Positive, humane and expeditious? An analysis of Ireland’s implementation of its obligations in relation to family reunification under the CRC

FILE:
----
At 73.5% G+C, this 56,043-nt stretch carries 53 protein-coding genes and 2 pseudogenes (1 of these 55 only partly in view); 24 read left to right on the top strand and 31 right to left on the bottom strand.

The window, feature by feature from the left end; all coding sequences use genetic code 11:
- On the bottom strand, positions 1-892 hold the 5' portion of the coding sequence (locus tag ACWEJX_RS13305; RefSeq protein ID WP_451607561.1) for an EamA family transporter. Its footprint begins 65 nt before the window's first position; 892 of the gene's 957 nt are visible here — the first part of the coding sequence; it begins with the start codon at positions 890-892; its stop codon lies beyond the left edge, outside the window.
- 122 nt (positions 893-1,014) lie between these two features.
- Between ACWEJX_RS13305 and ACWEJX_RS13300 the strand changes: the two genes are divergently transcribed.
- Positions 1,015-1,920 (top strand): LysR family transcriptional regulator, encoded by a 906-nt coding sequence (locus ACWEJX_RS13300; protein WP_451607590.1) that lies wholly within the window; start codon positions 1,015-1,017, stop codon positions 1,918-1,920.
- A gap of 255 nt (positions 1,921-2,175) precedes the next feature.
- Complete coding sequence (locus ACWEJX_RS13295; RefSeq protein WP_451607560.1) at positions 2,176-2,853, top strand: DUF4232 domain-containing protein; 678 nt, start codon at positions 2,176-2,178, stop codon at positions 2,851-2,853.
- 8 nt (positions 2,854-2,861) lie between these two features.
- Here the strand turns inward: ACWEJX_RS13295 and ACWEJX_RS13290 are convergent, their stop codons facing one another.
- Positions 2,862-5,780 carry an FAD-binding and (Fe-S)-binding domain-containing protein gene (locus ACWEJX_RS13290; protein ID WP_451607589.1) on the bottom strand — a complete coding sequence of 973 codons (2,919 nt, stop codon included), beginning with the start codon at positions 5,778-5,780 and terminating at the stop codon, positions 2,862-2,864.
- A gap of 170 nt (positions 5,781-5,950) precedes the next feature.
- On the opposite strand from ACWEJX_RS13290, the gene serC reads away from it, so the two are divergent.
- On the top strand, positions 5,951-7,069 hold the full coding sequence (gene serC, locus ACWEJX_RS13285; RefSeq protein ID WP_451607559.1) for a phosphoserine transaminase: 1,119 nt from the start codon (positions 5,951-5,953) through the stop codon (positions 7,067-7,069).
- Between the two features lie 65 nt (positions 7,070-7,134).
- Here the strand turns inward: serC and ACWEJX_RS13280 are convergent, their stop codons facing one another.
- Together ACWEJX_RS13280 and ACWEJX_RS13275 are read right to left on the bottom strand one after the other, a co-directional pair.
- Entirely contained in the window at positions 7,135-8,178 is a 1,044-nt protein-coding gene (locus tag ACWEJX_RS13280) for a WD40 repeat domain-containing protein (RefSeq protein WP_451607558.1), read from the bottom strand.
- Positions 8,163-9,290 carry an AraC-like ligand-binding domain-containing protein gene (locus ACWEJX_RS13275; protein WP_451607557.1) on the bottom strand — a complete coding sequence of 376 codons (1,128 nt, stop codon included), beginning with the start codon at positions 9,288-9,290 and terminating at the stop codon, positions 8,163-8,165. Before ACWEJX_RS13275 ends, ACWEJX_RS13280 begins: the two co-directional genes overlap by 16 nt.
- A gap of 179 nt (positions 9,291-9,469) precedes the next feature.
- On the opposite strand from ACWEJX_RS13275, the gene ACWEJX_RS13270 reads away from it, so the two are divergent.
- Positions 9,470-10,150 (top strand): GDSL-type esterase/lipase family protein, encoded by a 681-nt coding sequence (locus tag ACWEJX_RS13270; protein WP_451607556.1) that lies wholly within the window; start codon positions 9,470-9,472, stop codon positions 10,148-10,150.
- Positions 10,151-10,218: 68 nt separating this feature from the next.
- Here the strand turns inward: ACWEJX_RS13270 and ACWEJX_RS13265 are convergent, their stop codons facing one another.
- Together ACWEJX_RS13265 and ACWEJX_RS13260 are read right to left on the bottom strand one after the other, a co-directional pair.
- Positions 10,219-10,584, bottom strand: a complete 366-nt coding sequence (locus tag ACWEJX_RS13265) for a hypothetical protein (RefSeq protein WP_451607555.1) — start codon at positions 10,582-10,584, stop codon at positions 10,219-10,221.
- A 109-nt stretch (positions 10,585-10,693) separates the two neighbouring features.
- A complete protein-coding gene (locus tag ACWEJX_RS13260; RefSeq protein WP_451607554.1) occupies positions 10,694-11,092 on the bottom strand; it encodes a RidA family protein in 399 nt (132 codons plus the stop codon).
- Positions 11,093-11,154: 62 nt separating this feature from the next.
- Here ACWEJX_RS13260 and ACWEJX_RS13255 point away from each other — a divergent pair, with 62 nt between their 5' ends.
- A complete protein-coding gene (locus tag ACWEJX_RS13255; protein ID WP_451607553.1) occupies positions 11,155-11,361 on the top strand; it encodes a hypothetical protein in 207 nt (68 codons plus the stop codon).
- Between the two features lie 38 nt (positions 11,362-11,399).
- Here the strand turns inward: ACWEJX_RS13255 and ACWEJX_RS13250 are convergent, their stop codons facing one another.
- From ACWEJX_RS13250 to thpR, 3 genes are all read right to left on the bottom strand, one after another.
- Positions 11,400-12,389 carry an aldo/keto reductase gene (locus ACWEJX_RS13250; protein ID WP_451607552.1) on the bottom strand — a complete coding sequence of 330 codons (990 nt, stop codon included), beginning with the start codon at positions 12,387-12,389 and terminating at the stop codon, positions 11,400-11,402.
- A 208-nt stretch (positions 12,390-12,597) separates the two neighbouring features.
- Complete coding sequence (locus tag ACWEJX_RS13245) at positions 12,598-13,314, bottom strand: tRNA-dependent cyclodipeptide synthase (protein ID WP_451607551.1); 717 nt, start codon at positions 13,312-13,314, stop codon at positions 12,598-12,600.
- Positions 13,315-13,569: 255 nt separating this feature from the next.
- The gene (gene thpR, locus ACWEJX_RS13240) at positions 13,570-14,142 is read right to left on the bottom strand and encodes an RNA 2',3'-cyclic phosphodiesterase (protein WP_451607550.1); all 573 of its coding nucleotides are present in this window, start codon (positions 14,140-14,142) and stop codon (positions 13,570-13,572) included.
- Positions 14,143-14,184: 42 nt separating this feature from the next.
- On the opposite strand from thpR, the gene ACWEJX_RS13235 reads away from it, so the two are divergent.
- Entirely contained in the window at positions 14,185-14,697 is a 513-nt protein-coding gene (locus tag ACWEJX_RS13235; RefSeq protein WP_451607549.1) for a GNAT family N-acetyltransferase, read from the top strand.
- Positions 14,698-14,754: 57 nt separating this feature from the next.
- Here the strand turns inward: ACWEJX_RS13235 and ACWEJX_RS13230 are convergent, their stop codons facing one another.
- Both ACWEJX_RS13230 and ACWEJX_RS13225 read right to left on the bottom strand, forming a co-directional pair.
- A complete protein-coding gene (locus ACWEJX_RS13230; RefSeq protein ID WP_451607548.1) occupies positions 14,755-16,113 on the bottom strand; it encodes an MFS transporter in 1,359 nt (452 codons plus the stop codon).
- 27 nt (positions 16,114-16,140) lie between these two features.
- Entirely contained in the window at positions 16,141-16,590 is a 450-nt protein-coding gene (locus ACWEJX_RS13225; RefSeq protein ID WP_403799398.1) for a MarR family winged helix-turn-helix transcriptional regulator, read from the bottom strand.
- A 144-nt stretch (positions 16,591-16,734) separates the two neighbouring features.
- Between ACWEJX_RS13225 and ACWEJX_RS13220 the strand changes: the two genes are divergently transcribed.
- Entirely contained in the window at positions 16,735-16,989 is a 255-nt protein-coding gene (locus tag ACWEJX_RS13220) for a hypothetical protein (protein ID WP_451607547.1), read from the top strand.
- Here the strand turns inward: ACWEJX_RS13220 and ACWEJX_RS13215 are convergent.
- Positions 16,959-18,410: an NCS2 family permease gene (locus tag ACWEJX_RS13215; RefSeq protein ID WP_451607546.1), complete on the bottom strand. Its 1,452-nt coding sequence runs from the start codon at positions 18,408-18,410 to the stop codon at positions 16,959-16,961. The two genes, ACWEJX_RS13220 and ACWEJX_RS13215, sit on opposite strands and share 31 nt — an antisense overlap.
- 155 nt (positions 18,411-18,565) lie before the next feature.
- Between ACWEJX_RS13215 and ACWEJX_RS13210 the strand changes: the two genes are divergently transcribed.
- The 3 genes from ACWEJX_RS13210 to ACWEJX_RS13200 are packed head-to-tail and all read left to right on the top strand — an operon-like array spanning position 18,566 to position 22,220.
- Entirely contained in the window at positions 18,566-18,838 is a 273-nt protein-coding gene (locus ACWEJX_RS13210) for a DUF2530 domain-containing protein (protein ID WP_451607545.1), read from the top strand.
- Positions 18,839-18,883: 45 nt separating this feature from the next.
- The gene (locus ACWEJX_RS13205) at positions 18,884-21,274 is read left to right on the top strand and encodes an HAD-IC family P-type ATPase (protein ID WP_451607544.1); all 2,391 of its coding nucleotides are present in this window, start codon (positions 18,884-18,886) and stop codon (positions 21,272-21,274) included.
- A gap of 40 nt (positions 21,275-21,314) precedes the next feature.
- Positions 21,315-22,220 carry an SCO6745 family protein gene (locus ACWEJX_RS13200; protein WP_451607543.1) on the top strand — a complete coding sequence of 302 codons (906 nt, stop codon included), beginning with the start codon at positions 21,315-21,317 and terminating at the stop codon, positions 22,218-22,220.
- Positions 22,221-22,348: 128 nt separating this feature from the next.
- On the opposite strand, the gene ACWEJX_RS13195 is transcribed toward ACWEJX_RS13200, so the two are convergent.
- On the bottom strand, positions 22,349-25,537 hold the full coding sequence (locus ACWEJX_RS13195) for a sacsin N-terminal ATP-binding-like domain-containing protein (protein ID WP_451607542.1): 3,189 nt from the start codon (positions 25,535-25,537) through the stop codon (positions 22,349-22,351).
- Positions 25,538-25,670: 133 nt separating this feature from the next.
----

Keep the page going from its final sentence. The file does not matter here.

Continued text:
This paper will examine legislative and policy provisions relating to family reunification of persons granted international protection in Ireland and whether these comply with the Convention on the Rights of the Child (CRC). For the most part, the families involved can only hope to reunite in Ireland because return to the country of origin or a third country is impossible. Although the principle of family unity is generally expected in human rights instruments, the CRC is the only widely ratified international human rights instrument to include specific articles addressing the issue of family reunification, and this paper will assess compliance with those articles, and with the core principles obliging states to ensure that the views of children must be heard in all matters relating to them, and making “the best interests of the child” a primary consideration in all decisions concerning children. It will also address the issue of how Ireland’s implementation of its obligations under the CRC in respect to family reunification cannot be addressed in isolation from its policies to reduce the number of asylum claims which have seen the number of applications fall in 2010 for the eighth successive year, and its failure until relatively recently to provide adequate care and support for separated children seeking asylum.